“This proposed improvement to the bike system through the “new cross campus connection on Via Carta” was inadequately implemented and remains a hazard.”
Erik Castillo is a business administration junior and Mustang News culture columnist. These views do not necessarily reflect the opinion or editorial coverage of Mustang News.
While the new Warren J. Baker Center for Science and Mathematics is truly admirable, the corresponding bicycle accommodations are not. Cal Poly’s bike friendly intentions are very poorly executed.
As it is now, the adjacent bicycle lanes to the Baker Center along Via Carta for a large part remain flooded with pedestrians. It may be easy to pass this blame to careless college pedestrians, but that is not completely the case. Currently, the corresponding bicycle parking racks obtrusively remain on the sidewalk adjacent to the building.
This is contradictory with our University Police Department’s parking regulations under Section 9 Commuter Student Parking, contending that “Bicycles shall not be parked where they impede pedestrian traffic or create a hazard i.e., parked on lawn areas, sidewalks or secured to lampposts, landscaping, stairs, railings, etc. Bicycles parked at any location on campus outside of a bicycle rack will be impounded and a fee will be charged prior to release.”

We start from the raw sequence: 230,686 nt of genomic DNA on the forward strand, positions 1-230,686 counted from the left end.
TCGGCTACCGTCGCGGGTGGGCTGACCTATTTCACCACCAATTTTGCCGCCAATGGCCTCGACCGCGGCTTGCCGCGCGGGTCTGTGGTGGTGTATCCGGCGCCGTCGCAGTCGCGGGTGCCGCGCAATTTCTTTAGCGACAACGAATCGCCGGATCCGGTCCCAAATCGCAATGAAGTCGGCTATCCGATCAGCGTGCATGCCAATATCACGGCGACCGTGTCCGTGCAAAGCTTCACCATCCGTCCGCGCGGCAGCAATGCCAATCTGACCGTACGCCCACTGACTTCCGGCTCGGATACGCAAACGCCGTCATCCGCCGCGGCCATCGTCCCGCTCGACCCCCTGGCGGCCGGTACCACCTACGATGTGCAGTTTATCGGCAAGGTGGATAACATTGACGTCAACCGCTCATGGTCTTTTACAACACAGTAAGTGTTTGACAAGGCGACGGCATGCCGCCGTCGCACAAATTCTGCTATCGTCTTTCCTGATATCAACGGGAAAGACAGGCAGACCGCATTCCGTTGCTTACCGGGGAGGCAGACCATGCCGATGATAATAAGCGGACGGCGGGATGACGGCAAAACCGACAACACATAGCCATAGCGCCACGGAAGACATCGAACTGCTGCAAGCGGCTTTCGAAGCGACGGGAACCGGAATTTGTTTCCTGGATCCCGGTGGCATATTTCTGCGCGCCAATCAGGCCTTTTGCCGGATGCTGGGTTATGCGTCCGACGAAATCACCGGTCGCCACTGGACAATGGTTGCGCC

The bicycle racks’ current location directly on the sidewalk is essentially forcing commuter students to impede pedestrian traffic. This sidewalk barricade from the bike racks concurrently encourages pedestrians to impede on bicycle traffic in the bike lanes. While pedestrians could arguably walk over to the other side of the road not designated for bicycles or the sidewalk on the other side of Via Carta, the fluency of the bicycle lanes is still constricted by cyclists themselves, who are parking or retrieving their bicycles where they are supposed to, but remain blocking the bicycle lanes in the process.
This proposed improvement to the bike system through the “new cross campus connection on Via Carta” was inadequately implemented and remains a hazard. The implementation of Cal Poly’s bike plan on Via Carta obstructs “the goal of the campus master plan that called for … the transition of Cal Poly to a more bike- and pedestrian-oriented campus,” as mentioned in Cal Poly’s 2012 Sustainability Report, along with the title for San Luis Obispo as a Silver Level Bicycle Friendly Community by the League of American Cyclists, awarded largely for bicycle traffic renovation plans.
These bicycle accommodations need to be reconsidered and should be addressed in Cal Poly’s Fifth Biennial Sustainability Progress Report for 2014.